Fighting motorcycle crimes with motorcycles
LUCENA CITY, Philippines – The police in Quezon province would launch a special unit composed of trained motorcycle policemen to counter the threat posed by criminals riding on motorcycles.
Senior Superintendent Ronaldo Genaro Ylagan, Quezon police chief, in a press briefing on Thursday, said the police unit, to be called “Blue Hawk,” would start operation next month.
The group would be based in Barangay Talipan in Pagbilao town along Maharlika Highway.
Ylagan said the unit would be initially composed of 20 policemen, all graduates of a rigid and difficult 45-day motorcycle-riding course held in April.
He said the motorcycle policemen would be sent on patrol on the entire 150-kilometer stretch of Maharlika Highway and other secondary roads to counter the operations of motorcycle-riding criminals.
Ylagan identified the central parts of the province, where motorcycle-riding criminals conduct robberies and assassinations with alarming regularity, as areas of priority for the Blue Hawk unit.
He said members of the unit, who would operate in a “buddy-buddy system,” would have the entire province as their area of operation.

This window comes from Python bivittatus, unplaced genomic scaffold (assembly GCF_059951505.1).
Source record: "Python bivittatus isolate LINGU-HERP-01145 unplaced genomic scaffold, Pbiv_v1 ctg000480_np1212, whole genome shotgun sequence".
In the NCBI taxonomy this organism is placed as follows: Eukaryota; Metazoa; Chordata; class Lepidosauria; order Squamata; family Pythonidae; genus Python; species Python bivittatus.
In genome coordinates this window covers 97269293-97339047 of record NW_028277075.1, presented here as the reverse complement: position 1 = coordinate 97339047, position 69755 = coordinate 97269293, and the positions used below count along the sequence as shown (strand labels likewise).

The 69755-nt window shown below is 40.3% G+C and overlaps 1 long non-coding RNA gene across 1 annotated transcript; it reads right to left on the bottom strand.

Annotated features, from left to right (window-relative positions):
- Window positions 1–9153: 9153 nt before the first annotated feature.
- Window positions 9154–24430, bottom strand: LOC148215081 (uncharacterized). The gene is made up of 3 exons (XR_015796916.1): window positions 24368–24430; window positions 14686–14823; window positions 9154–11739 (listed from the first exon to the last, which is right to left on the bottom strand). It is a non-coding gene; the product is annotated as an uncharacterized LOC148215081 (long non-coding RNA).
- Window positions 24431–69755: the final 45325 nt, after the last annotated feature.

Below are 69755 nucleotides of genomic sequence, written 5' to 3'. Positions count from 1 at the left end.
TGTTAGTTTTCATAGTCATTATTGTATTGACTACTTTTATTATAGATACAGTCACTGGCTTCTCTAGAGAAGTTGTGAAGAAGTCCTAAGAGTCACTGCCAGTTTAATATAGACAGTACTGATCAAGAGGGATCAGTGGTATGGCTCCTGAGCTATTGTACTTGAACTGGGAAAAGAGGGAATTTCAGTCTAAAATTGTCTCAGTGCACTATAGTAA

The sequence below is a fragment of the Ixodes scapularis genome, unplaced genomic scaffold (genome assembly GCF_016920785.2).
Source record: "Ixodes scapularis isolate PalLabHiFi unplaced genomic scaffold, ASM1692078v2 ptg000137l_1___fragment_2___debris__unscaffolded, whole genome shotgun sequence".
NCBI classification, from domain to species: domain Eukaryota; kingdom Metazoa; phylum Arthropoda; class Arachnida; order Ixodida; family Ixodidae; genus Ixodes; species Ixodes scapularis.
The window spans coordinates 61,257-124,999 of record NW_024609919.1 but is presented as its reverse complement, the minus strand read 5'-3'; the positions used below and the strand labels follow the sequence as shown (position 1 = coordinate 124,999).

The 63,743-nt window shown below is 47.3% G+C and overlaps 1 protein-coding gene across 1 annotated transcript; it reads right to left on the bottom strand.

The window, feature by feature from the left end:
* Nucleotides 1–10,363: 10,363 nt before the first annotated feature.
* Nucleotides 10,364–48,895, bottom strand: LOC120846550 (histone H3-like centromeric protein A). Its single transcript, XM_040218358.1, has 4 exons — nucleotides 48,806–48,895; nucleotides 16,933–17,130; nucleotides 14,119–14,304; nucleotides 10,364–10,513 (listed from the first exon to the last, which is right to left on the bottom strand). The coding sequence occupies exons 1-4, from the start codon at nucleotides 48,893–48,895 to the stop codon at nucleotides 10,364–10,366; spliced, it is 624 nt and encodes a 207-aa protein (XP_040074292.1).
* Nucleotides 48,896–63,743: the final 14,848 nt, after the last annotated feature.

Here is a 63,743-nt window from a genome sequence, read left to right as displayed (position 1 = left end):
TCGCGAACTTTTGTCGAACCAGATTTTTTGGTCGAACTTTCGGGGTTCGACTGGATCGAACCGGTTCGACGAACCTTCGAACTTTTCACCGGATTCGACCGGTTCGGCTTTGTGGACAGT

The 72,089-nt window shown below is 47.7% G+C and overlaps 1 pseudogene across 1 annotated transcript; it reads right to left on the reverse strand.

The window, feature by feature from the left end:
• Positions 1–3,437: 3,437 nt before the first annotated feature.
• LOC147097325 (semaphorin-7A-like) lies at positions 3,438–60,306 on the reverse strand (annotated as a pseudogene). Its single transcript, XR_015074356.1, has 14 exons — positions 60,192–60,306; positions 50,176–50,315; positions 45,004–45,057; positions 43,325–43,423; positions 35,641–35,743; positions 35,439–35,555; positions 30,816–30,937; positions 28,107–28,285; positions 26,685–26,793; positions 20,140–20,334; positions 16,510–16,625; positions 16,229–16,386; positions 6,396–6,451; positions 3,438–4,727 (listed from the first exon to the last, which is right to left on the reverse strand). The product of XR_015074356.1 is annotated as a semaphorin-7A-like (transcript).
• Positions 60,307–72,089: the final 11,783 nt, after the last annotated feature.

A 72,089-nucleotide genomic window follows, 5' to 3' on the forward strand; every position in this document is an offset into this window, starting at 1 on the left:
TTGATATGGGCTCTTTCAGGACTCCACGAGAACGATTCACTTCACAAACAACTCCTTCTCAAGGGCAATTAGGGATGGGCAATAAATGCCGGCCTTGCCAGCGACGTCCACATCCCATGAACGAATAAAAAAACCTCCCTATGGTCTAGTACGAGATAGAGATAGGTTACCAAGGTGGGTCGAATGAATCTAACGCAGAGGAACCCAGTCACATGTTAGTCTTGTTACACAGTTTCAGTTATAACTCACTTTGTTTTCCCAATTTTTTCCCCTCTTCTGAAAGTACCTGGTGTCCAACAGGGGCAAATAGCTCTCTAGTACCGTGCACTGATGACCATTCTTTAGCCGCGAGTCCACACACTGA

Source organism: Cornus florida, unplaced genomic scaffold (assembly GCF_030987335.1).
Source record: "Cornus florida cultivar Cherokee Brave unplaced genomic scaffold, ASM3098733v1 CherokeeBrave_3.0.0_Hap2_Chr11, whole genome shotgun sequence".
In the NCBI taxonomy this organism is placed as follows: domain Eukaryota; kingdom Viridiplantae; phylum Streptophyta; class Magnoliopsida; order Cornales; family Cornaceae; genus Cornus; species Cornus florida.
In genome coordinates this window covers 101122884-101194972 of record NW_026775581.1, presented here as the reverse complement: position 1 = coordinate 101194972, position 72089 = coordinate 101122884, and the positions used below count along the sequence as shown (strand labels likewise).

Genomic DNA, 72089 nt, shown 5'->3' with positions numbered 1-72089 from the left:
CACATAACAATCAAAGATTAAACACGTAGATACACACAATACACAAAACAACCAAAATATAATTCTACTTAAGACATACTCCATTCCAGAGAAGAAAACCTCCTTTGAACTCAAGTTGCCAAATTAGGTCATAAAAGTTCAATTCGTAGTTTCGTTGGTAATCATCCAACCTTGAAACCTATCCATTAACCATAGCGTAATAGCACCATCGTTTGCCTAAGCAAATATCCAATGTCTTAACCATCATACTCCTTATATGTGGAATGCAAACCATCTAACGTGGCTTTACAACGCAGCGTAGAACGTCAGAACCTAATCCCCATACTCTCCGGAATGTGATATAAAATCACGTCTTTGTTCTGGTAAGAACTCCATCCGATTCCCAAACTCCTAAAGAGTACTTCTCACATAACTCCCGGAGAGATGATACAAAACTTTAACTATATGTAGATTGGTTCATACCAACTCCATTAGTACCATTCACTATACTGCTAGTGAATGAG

Each Blue Hawk team would be given areas of assignment.
“Each rider will be fully armed and equipped with mobile phones and high-powered handheld radios for faster communication,” Ylagan said.
He said some of the policemen would be riding new 180-cc motorcycles donated by Public Safety Savings and Loan Association Inc.
Ylagan said his office would provide the group with more new motorcycles in the days to come. “In the meantime, most of them will use their own big bikes,” he said.
He appealed to local governments in the province to also donate high-powered motorcycles for the group.
Authorities are stumped by the surge in crimes committed by motorcycle-riding suspects.
Some officials are proposing a ban on the use of motorcycles by two persons, but this was denounced by motorcycle groups as discriminatory against the poor, who can’t afford cars and use motorcycles as their mode of transport.
Others proposed requiring motorcycle riders to wear helmets bearing the license plate numbers of their motorcycles.
Another proposal is for motorcycle riders to wear their license plate numbers on their shirts.
The proposals, however, were opposed by groups of motorcycle owners.
Some legislators supporting the proposed ban on two persons riding a motorcycle said the argument that it is anti-poor does not hold water.
They said prices of motorcycles were beyond the reach of the poorest of the poor. The poor, they said, take public transportation or simply walk to their destinations.
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